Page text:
Dispite it's essential place in decimal coinage, the Dime was one of the last coins
issued by the newly operational Mint. When it was first issued in 1796, the Mint had
been making cents and half cents for three years; silver dollars, half dollars and
half dimes for two years; and also the gold eagle and gold half eagle for a year.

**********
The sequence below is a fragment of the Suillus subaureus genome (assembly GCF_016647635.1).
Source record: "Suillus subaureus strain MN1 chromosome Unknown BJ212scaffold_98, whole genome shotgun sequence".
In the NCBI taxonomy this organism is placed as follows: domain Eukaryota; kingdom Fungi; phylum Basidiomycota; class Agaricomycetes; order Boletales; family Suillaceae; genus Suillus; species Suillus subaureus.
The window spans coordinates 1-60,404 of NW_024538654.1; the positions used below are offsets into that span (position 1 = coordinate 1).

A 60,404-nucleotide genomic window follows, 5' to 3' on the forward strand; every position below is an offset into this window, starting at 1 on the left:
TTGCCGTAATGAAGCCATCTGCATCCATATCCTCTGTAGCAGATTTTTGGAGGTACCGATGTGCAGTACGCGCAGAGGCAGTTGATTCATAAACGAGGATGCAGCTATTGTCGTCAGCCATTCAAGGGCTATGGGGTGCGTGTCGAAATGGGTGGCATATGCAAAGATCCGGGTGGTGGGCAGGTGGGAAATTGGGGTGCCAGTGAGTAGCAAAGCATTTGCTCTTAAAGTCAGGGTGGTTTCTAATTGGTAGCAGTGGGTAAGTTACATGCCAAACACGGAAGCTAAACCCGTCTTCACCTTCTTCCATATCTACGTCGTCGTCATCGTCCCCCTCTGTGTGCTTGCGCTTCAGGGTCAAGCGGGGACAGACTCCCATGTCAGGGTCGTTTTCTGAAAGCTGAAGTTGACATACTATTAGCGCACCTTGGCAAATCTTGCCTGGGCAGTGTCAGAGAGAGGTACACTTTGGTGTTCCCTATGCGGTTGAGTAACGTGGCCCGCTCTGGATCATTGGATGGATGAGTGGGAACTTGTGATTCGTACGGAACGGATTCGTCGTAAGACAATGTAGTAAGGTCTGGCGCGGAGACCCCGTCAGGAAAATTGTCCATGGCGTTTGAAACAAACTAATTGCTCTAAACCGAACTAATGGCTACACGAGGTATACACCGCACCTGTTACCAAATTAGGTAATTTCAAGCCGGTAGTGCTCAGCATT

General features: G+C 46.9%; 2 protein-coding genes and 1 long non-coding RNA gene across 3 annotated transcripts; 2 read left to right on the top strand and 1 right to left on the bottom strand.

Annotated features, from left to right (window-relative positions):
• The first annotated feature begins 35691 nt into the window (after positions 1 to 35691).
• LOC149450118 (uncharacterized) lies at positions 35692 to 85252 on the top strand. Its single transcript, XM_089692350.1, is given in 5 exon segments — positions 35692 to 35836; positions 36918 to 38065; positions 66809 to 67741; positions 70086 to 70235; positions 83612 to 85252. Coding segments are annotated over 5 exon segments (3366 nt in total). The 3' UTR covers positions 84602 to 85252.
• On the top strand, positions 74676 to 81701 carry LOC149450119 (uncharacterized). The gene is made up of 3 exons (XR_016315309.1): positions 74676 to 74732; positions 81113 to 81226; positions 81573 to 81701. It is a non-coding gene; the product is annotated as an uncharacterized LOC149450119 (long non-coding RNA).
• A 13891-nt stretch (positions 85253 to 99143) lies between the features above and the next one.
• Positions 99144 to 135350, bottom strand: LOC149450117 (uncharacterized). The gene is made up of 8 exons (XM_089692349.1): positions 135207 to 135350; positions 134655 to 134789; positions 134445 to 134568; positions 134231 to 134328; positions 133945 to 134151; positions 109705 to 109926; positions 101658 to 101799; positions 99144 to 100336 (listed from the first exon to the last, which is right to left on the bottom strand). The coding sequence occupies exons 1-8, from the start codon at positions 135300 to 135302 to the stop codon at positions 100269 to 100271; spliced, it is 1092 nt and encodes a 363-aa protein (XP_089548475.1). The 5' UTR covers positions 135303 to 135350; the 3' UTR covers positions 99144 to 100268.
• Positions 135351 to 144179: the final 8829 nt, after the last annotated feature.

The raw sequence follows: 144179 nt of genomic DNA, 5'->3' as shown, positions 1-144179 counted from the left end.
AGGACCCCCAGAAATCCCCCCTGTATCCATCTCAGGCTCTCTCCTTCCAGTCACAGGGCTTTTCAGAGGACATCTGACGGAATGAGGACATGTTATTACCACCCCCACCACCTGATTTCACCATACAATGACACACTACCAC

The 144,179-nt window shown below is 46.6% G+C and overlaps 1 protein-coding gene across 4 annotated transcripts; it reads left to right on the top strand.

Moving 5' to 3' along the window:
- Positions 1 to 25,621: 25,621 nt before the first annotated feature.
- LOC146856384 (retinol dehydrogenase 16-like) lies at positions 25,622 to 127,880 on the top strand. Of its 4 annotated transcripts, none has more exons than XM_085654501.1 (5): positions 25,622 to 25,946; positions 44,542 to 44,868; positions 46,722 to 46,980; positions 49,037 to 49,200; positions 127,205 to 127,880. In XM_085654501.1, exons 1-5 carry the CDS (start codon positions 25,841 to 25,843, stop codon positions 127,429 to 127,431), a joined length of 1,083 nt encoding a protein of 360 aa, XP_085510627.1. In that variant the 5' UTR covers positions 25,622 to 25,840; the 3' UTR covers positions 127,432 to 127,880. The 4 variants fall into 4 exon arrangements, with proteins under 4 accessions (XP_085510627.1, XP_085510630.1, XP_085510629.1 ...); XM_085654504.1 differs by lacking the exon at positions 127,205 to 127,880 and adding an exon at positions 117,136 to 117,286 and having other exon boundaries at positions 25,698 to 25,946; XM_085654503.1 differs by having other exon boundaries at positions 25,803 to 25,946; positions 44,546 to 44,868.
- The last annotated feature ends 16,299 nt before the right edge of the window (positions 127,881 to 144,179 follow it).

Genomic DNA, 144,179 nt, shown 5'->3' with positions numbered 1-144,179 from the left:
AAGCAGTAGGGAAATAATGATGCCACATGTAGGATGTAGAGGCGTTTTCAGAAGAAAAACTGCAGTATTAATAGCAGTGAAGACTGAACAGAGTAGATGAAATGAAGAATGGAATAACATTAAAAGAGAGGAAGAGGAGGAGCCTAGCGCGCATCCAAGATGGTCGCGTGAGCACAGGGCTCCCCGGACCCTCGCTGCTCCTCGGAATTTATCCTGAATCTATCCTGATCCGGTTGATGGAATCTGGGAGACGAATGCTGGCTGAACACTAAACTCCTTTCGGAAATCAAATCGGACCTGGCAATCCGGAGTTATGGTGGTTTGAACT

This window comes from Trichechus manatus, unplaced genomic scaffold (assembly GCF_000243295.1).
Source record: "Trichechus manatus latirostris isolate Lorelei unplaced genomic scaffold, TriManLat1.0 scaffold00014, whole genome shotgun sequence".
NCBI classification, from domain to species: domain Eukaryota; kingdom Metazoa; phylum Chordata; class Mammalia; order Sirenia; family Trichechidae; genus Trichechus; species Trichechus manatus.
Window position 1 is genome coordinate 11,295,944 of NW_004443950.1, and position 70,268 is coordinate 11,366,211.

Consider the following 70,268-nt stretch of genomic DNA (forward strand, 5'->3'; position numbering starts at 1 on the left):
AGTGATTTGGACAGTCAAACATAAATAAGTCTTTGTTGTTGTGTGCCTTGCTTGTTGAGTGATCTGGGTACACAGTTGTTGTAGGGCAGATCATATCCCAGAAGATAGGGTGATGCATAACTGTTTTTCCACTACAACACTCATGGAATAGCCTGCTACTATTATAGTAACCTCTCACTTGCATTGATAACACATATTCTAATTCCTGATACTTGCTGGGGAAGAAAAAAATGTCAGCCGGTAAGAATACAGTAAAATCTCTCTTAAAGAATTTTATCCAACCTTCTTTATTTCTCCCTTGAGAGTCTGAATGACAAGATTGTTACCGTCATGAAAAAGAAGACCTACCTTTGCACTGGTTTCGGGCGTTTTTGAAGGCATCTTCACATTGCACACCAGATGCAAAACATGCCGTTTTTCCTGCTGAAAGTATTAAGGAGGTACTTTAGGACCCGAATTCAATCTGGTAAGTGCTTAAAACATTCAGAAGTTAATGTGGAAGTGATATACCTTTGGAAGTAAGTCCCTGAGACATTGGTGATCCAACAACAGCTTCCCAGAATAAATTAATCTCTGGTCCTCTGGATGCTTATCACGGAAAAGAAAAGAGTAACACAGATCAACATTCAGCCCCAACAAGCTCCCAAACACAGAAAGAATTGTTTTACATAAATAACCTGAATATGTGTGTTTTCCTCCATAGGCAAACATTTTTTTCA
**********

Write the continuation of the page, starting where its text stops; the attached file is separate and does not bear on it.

The reason for this delay was that the demand for small silver coins was low. The
need was already being filled by the Spanish One Real (worth one bit or 12 1/2 cents).
Customers who had silver bullion to be minted usually wanted Dollars and had little
interest in smaller silver coins. Even when production problems forced the Mint to
stop making dollars, half dollars and half dimes were minted.